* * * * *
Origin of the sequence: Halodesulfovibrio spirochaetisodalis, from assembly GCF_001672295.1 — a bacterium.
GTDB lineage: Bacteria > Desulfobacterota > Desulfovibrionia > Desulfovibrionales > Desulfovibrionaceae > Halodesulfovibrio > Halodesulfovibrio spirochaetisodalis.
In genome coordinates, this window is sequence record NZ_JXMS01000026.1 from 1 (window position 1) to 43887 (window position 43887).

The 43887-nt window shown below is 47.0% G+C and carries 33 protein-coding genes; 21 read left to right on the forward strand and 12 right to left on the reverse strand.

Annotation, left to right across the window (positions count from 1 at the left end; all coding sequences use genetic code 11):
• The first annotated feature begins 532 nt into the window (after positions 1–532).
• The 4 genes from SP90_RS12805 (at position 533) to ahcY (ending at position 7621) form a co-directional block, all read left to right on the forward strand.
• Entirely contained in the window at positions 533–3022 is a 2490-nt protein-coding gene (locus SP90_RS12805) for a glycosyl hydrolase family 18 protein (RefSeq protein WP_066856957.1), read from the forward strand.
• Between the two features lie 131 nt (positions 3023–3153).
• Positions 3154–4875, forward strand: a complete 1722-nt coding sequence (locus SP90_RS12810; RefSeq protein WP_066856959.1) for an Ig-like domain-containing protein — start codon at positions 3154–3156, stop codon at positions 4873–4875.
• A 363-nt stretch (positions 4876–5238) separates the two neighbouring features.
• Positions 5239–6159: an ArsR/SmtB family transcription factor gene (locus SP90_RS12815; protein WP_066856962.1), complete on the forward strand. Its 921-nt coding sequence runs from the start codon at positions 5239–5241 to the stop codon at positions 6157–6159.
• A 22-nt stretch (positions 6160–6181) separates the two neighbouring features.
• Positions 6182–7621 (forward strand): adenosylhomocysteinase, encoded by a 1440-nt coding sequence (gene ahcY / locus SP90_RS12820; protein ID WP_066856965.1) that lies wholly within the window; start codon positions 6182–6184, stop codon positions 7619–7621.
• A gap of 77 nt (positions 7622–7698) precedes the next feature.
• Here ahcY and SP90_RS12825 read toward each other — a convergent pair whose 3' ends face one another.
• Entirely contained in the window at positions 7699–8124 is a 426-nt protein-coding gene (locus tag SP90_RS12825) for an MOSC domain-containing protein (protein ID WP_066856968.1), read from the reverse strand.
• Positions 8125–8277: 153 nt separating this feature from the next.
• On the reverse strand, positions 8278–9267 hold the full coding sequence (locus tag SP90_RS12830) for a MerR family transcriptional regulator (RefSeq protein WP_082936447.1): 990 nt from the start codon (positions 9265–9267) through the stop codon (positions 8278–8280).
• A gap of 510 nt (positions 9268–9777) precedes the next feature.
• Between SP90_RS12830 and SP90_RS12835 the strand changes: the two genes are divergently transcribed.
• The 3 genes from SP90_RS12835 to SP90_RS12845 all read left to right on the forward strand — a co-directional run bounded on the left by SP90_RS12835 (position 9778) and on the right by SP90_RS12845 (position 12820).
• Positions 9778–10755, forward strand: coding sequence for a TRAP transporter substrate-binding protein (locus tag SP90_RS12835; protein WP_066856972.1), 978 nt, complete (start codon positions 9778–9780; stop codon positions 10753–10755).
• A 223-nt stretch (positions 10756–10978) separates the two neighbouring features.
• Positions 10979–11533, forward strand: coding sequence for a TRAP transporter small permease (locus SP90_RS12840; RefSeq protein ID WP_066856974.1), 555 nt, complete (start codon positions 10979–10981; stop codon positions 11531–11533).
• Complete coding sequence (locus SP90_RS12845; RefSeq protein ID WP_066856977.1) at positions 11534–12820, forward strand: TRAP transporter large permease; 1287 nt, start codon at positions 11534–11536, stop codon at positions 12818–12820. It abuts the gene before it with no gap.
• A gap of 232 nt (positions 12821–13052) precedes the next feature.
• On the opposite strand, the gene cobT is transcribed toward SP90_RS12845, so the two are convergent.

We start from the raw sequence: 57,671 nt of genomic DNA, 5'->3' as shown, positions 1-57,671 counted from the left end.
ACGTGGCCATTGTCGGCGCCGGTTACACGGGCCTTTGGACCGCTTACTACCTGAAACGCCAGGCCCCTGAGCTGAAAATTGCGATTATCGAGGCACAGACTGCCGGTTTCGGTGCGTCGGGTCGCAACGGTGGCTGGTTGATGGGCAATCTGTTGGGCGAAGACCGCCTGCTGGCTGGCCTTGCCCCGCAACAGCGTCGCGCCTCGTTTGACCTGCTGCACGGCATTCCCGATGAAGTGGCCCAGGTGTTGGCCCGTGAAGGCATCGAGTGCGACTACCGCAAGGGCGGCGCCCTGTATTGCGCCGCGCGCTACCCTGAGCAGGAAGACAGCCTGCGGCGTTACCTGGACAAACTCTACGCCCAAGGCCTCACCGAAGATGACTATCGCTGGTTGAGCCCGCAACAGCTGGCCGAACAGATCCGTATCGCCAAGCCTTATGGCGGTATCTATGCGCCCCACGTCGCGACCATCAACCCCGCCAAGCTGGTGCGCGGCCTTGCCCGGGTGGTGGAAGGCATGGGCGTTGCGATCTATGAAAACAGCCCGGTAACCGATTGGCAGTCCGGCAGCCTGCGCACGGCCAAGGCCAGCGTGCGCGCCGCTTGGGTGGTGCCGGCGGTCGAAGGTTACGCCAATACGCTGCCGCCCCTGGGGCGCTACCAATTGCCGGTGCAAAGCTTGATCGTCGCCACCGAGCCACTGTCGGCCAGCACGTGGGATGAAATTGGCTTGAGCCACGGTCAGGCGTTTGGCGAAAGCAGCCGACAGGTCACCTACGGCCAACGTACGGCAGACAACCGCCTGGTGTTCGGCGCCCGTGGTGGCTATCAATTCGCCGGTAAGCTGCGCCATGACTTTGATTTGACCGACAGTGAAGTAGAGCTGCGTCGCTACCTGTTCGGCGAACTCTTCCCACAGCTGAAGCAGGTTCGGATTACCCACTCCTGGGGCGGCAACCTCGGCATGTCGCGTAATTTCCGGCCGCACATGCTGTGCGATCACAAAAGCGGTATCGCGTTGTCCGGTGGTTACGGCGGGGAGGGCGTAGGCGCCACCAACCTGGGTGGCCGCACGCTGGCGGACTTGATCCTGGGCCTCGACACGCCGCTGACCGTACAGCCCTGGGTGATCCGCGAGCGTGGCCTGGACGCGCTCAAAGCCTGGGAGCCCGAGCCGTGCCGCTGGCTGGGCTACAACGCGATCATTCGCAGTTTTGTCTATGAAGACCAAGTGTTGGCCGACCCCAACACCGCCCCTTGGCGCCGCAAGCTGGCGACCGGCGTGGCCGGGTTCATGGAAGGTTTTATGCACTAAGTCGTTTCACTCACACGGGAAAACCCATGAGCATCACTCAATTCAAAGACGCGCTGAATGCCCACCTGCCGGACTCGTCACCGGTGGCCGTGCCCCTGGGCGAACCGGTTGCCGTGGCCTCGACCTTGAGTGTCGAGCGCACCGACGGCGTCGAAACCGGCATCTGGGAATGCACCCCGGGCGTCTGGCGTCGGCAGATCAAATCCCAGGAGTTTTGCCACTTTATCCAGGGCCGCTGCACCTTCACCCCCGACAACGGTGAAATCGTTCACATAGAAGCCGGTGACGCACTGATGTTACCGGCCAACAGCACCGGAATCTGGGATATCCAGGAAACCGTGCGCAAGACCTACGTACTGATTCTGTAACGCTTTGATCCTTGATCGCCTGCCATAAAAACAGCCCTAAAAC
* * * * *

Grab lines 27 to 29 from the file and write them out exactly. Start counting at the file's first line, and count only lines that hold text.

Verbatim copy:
• A gap of 232 nt (positions 12821–13052) precedes the next feature.
• On the opposite strand, the gene cobT is transcribed toward SP90_RS12845, so the two are convergent.

We start from the raw sequence: 57,671 nt of genomic DNA, 5'->3' as shown, positions 1-57,671 counted from the left end.